Well, here I am, writing a blog post when I’m one chapter away from completing the first draft of Epitaph. Why? Because I woke up at 5 AM with an urgent desire to read a biography of William S. Hart.
Bill Hart was the silent film-era Western star who befriended Wyatt and Josie Earp during their Hollywood years (1915-1944). This morning, I got out of bed and ordered four books by and about him before I even brushed my teeth. Paid extra to get two books delivered overnight, too, because I really really really want to finish Epitaph.
In the meantime, I’ll write this. Then I’ll mow the lawn, I guess. Because I have no life.
I thought I knew how this novel would end; I sketched the final chapter almost three years ago. When I reread it on Monday, I knew it wasn’t right — factually or structurally — but all week, I tinkered, and rearranged, and hammered on it because I wanted to be done.
Last night, I went to bed knowing that I had to junk the original ending and attack the final chapter from a different point of view. Who would have the most interesting vantage point from which to see the Earps’ final years? I woke up with the answer: the actor who urged Wyatt to tell his own story; who was a pall-bearer at Wyatt’s funeral; who remained a patient friend to the increasingly difficult Josie as she descended into dementia. William S. Hart.
Which illustrates the earliest lesson I learned about telling a story. When you hit a wall, don’t just keep bashing your head against it. Step back. See if there’s a way to go around it.
As you may know, I’m a biological anthropologist by education and a self-taught novelist by accident. I’ve often said that I never meant to write a novel; I thought I was trying a short story. I was a recovering academic who’d been making a good buck as a technical writer for medical imaging equipment. When the recession of 1991 hit, my contracts dried up, my kid had just started first grade, and I had time on my hands. I’d always been a passionate reader and wanted to see what it was like to create a character, to write dialogue. It was just a goof, really. I was sort of embarrassed even to admit that I was trying to write fiction, but I believed this experiment would make me a better, more appreciative reader.
(That backfired; I am now a critical, snarky, demanding reader who rarely gets past the first two pages of most contemporary novels.)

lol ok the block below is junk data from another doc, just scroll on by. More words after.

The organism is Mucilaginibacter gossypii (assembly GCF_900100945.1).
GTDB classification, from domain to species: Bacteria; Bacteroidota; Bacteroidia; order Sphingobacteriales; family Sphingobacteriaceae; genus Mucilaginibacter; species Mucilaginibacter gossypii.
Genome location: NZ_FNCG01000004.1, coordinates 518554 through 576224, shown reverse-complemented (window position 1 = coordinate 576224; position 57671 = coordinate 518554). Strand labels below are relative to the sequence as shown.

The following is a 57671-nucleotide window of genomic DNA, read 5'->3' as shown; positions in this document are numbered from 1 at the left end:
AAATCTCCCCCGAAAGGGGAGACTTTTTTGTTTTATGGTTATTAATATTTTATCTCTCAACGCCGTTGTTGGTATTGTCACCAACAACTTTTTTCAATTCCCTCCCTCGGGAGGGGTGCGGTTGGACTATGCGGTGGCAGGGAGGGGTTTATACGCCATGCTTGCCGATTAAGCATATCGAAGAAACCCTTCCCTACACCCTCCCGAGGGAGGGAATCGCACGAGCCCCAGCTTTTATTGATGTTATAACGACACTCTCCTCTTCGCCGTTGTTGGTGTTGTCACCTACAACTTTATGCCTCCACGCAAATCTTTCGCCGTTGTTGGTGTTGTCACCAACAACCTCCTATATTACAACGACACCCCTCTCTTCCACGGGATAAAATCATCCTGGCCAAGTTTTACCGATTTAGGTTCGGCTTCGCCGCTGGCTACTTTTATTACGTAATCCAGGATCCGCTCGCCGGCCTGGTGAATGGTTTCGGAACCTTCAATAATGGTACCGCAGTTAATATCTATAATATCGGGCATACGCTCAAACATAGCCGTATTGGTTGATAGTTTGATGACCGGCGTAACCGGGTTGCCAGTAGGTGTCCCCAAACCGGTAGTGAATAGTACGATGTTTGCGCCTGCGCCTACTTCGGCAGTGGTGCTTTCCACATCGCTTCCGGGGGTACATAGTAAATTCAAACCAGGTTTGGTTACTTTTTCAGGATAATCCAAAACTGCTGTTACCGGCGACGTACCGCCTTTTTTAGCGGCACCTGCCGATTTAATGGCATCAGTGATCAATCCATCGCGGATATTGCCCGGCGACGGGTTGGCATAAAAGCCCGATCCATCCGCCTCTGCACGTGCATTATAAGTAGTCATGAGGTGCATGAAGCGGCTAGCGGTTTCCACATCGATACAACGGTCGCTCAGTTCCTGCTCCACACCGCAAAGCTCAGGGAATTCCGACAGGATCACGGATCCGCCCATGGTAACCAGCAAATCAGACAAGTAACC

Since I’d never taken a course in creative writing, nobody ever told me, “Show, don’t tell.” Why not? I’d have asked. Tolstoy tells. Dickens tells. Austen tells. Movies show; books tell. What’s wrong with telling? I like narrative. Furthermore, I remained blissfully ignorant of the rule, “Stick to one point of view. Hopping from one head to another will confuse the reader.” Well, I like to build a story that readers assemble in their heads, the way they’d see an image in a mosaic. I think readers are smart.
Okay, some aren’t, but MY readers are. And I’m not just sucking up to you. Okay, I’m sucking up a little, but I really do write for people who are more likely to watch a Ken Burns documentary on PBS than Dreadful Housewives of Someplace You Can Sneer At.
Anyway, in my opinion, sticking to one point of view is like composing a symphony with only an oboe or an opera with just a tenor. I like plainsong as much as the next person, I suppose, but I like harmony, counterpoint and orchestration better.
Which takes me back to the second week of working on what became The Sparrow. That book was written in the order in which you read it: rocking between After and Before, trying to make sense of what happened to Emilio, trying to find out what had reduced him to the state in which we found him at the beginning of the story. In September of 1991, I’d produced ten pages about this damaged, almost mute man. Everyone was angry with him, but I didn’t know why, and I had no idea what to do next.
So I gave up.
That began a pattern that persists to this day: I give up, every single week. I moan to my husband, who is a very patient man, “I can’t do this. It was a stupid idea anyway. I should go back to technical writing.” I declare that I’m quitting, and the next morning, I wake up with a way to move forward with the story. This has nearly always involved finding a fresh point of view by asking myself, Who can observe the main character from an interesting vantage point?
It was Jimmy Quinn, in the second chapter of what became The Sparrow. And I’m pretty sure it will be William S. Hart for the last chapter of Epitaph.